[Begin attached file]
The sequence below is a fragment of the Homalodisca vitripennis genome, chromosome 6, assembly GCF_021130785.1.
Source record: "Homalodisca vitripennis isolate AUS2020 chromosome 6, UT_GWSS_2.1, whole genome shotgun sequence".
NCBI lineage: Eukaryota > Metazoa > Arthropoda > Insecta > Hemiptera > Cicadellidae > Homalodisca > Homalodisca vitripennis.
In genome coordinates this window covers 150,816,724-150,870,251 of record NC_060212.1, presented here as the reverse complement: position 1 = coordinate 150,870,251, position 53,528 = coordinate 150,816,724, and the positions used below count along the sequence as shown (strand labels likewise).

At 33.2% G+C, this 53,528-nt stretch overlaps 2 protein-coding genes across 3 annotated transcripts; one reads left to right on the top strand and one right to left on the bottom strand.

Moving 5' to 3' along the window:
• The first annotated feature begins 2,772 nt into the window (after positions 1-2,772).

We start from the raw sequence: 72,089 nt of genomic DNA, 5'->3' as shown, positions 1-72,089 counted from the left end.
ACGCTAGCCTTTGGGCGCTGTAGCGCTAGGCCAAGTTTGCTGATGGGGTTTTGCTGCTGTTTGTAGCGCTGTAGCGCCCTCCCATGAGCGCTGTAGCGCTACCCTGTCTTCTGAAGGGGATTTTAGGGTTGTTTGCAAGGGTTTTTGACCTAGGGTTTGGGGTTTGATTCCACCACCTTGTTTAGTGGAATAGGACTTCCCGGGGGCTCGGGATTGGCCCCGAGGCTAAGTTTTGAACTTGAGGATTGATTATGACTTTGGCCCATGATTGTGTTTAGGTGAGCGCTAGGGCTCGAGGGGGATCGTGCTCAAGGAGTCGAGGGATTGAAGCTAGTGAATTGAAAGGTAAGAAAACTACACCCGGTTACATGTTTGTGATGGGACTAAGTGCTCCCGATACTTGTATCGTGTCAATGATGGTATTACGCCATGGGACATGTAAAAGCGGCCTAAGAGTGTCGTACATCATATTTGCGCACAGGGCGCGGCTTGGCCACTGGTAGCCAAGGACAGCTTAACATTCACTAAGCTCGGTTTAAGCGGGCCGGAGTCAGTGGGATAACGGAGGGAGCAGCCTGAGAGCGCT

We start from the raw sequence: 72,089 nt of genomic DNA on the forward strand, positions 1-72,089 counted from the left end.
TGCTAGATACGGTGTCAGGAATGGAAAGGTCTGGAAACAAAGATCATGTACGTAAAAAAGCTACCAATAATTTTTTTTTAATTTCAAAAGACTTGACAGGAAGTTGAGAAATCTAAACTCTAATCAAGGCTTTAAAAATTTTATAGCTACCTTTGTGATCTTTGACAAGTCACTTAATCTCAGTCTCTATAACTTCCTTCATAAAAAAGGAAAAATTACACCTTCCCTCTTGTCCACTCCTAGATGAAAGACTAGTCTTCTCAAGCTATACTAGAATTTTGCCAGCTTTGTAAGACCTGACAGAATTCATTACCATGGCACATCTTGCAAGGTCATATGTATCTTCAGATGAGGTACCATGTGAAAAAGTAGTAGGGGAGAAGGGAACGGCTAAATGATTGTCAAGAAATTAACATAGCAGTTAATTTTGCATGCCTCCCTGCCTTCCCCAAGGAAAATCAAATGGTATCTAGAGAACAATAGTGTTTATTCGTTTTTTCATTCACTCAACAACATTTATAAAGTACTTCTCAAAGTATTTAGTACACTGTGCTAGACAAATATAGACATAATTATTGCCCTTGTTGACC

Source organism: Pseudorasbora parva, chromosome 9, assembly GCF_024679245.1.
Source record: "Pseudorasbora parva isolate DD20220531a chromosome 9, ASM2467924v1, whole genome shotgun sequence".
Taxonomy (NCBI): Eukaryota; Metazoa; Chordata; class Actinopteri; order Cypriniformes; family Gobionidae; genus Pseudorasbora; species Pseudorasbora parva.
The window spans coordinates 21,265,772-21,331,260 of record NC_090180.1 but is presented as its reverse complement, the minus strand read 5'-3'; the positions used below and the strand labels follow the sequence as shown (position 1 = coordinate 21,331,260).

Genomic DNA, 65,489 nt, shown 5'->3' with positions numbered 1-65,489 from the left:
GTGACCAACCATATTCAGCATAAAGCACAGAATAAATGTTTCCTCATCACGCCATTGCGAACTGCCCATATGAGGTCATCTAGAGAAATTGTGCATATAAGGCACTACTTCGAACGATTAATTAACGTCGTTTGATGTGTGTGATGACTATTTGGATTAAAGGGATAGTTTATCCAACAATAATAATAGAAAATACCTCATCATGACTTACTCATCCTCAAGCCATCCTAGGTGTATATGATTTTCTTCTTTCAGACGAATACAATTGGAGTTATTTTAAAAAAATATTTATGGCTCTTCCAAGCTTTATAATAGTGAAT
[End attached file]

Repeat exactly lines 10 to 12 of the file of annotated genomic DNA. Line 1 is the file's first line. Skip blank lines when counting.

We start from the raw sequence: 72,089 nt of genomic DNA on the forward strand, positions 1-72,089 counted from the left end.
TGCTAGATACGGTGTCAGGAATGGAAAGGTCTGGAAACAAAGATCATGTACGTAAAAAAGCTACCAATAATTTTTTTTTAATTTCAAAAGACTTGACAGGAAGTTGAGAAATCTAAACTCTAATCAAGGCTTTAAAAATTTTATAGCTACCTTTGTGATCTTTGACAAGTCACTTAATCTCAGTCTCTATAACTTCCTTCATAAAAAAGGAAAAATTACACCTTCCCTCTTGTCCACTCCTAGATGAAAGACTAGTCTTCTCAAGCTATACTAGAATTTTGCCAGCTTTGTAAGACCTGACAGAATTCATTACCATGGCACATCTTGCAAGGTCATATGTATCTTCAGATGAGGTACCATGTGAAAAAGTAGTAGGGGAGAAGGGAACGGCTAAATGATTGTCAAGAAATTAACATAGCAGTTAATTTTGCATGCCTCCCTGCCTTCCCCAAGGAAAATCAAATGGTATCTAGAGAACAATAGTGTTTATTCGTTTTTTCATTCACTCAACAACATTTATAAAGTACTTCTCAAAGTATTTAGTACACTGTGCTAGACAAATATAGACATAATTATTGCCCTTGTTGACC

Source organism: Pseudorasbora parva, chromosome 9, assembly GCF_024679245.1.